The stomach does a lot of the heavy lifting during pregnancy, and for most new moms, that means it needs a bit of recovery time before their abdomens look the way they want them to after giving birth.
Between celebrity mom pictures and the occasional true story of a friend, it can be easy to feel inadequate if it takes your body a little time to bounce back, but it’s a totally normal response to the huge range of changes your body has gone through over the past few months.
Why doesn’t it shrink right away?
- Your uterus: During the course of your pregnancy, your uterus grows from about the size of an orange to the size of a watermelon in order to accommodate Baby. Although it starts to shrink as soon as you give birth, it takes some time to complete the process.
- Water retention: A lot of the weight you’ll still have will be water weight from retention during pregnancy. This may be even more of a factor if you have a C-section, since there are often additional fluids given through IV. Most women lose this water weight naturally, and it can help to stay hydrated and to lower your sodium intake slightly. This sounds kind of counter-intuitive, but your body is more likely to hold onto water if you’re not getting enough of it.
- Diastasis recti: In some cases, pregnancy can cause the muscles in your abdomen that usually lie side by side, running vertically down your stomach, to separate, creating a bulge. Diastasis recti can be treated with physical therapy, though some effects can last a year or longer. Diastasis recti is most common in birthing situations that put higher stress on the abdomen, like multiples, high birth weight babies, pregnancies with mothers over 35, or repeated pregnancies.
What will it look like?
Your abdomen is going to be smaller than it was while you were pregnant because you’re one baby lighter, but for the reasons stated above, it might not be as small as you might expect. New moms are often told that they should prepare to still look about six months pregnant when they leave the hospital. As your body is adjusting and shrinking, your midsection might look a little loose or have a flappy appearance. That’s totally natural and something pretty much every mom has experienced. You might also have some new stretch marks and a different skin texture than you had before pregnancy.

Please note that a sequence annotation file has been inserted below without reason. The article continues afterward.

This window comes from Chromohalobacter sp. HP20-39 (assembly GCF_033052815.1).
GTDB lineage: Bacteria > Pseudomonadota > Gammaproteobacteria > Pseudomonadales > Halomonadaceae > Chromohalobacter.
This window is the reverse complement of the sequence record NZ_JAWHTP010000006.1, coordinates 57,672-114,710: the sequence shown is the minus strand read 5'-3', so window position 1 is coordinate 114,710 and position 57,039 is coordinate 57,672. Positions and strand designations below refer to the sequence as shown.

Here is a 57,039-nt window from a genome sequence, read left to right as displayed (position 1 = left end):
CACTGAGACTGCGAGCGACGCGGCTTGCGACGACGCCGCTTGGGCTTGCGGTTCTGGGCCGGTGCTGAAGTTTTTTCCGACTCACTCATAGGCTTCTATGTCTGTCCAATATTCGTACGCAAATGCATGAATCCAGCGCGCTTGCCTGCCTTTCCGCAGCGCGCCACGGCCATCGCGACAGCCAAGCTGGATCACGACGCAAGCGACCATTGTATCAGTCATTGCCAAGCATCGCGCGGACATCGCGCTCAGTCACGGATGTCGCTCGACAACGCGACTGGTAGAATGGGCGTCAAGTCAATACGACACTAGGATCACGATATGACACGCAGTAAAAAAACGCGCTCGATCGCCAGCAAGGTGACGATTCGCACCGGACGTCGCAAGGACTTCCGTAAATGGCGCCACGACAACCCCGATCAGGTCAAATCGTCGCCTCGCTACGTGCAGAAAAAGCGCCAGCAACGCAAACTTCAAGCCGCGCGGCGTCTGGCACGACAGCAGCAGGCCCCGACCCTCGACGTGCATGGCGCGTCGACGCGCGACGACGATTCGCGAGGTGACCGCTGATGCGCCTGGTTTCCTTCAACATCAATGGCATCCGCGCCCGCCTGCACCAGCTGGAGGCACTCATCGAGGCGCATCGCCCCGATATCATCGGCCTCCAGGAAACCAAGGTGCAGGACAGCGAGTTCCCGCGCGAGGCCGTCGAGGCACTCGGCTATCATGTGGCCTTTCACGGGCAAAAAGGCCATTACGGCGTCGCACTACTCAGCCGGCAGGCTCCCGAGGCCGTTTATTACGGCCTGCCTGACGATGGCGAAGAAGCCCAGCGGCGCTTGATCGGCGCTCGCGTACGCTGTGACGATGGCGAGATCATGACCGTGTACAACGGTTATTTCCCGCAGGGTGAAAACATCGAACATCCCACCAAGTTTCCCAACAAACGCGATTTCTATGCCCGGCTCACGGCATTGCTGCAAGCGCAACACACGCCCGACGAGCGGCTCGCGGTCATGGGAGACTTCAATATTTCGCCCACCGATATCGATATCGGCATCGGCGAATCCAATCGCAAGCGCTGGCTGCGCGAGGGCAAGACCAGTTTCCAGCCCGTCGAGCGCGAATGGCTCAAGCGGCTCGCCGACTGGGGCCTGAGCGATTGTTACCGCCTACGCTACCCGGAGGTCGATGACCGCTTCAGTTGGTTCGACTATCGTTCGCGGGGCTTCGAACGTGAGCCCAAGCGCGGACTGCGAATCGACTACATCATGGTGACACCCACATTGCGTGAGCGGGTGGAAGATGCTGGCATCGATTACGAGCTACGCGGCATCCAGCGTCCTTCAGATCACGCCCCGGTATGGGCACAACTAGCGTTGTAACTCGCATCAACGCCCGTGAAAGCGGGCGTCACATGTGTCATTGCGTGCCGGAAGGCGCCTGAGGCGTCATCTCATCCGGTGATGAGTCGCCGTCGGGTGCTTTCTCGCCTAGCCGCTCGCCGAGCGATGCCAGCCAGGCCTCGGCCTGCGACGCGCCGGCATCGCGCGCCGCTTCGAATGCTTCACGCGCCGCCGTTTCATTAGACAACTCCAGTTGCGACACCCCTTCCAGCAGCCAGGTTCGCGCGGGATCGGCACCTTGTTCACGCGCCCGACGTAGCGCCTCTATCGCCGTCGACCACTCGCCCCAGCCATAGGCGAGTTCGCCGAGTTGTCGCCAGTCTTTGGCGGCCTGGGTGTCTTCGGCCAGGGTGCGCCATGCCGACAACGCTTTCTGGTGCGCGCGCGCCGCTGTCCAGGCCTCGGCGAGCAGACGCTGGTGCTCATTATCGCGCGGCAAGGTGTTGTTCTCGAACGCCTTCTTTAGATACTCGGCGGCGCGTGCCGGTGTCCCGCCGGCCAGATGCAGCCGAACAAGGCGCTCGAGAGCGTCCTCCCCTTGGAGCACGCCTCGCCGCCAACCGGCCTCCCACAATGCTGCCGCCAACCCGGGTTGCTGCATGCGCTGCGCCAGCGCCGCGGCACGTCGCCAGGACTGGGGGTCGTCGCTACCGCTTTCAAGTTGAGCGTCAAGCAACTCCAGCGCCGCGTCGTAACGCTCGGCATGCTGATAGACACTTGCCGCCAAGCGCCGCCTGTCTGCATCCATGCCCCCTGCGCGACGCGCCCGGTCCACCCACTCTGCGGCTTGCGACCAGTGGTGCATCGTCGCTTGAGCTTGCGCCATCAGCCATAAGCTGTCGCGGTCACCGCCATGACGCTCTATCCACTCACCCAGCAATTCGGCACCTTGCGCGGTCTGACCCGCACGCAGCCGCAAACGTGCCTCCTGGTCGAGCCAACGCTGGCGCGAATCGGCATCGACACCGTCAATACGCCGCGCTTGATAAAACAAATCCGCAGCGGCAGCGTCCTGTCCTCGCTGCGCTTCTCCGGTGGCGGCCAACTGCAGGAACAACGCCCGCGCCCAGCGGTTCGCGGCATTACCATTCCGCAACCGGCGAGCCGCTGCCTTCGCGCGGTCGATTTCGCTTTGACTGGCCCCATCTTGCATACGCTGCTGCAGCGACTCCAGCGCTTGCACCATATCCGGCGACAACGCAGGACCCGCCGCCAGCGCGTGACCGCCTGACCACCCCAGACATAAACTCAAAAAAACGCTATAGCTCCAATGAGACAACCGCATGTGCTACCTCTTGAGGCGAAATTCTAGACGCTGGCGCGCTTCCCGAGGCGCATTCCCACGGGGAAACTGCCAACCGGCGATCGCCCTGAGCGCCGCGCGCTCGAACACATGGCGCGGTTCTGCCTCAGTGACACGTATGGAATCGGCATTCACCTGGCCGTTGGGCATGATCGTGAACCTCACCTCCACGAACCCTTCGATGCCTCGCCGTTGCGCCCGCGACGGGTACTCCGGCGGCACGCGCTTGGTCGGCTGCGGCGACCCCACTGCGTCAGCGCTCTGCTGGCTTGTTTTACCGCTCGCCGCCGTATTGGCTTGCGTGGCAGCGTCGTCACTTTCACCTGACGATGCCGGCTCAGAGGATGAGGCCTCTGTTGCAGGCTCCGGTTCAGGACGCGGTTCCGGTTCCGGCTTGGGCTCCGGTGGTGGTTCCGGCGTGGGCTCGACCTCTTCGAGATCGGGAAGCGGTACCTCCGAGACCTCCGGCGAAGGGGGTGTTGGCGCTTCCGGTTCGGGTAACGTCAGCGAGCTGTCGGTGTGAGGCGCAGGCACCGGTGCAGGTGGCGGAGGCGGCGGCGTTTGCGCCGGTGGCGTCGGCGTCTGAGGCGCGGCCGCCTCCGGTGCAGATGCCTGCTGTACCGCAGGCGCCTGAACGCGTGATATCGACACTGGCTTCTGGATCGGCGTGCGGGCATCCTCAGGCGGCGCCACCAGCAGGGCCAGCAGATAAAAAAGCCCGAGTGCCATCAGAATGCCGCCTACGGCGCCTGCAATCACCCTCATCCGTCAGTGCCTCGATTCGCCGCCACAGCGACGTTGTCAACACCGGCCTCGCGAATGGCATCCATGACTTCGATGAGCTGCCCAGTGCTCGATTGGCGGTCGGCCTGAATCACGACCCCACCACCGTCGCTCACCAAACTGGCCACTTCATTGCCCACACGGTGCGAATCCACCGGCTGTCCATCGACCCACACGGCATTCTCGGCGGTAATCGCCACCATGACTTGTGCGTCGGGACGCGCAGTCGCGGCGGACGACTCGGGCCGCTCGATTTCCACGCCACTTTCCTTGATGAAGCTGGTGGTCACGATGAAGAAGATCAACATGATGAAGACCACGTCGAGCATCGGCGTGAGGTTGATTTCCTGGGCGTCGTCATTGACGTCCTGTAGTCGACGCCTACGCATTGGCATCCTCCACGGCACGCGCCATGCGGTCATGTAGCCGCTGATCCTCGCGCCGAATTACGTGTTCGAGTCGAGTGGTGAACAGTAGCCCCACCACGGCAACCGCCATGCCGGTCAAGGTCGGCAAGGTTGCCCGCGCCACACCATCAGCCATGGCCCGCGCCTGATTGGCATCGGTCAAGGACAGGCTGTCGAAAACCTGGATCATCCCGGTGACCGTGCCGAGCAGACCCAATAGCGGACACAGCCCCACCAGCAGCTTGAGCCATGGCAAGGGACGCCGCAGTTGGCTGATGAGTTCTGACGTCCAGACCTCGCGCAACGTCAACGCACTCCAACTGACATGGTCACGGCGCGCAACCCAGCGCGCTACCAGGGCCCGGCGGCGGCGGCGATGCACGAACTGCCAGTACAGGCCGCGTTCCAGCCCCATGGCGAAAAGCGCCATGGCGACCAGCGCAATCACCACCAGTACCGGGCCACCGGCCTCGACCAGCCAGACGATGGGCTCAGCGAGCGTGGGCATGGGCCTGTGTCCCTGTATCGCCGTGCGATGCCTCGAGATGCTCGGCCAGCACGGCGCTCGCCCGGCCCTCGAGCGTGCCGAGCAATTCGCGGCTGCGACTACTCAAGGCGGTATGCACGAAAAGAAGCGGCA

When will it start to go back to normal?
As soon as you give birth, your belly will start get smaller, but it’s not the fastest process. It took about nine months to gain the weight you needed to support Baby, so your belly won’t go back to normal right away. You’ll be losing water weight and burning calories taking care of your little one, and many women lose half of the weight they gained during pregnancy in the first six weeks postpartum. That weight, as you know, is mostly in your midsection.
Staying active and maintaining a healthy diet will help the pounds come off, but you shouldn’t worry about actively trying to lose the weight until your postpartum checkup. With an active lifestyle, your belly should return mostly to normal after a few months. The skin might not be as tight as it was before, and some stretch marks might stick around, but these things will become less noticeable over time.
Is there anything I can do?
Staying active and keeping a balanced diet is the solution for many things, and this is no exception. Some women find that creams or lotions can help tighten skin or reduce the appearance of stretch marks, but there’s no real cure for stretch mark indentation or loose skin. Building muscle through exercise can help get you to a flatter stomach, and staying hydrated is always good for your skin!
- Mayo Clinic Staff. “Weight loss after pregnancy: Reclaiming your body.” Mayo Clinic. Mayo Clinic. July 31, 2015. Web.
- “Losing weight after pregnancy.” University of Maryland Medical Center. University of Maryland Medical Systems. August 16, 2012. Web.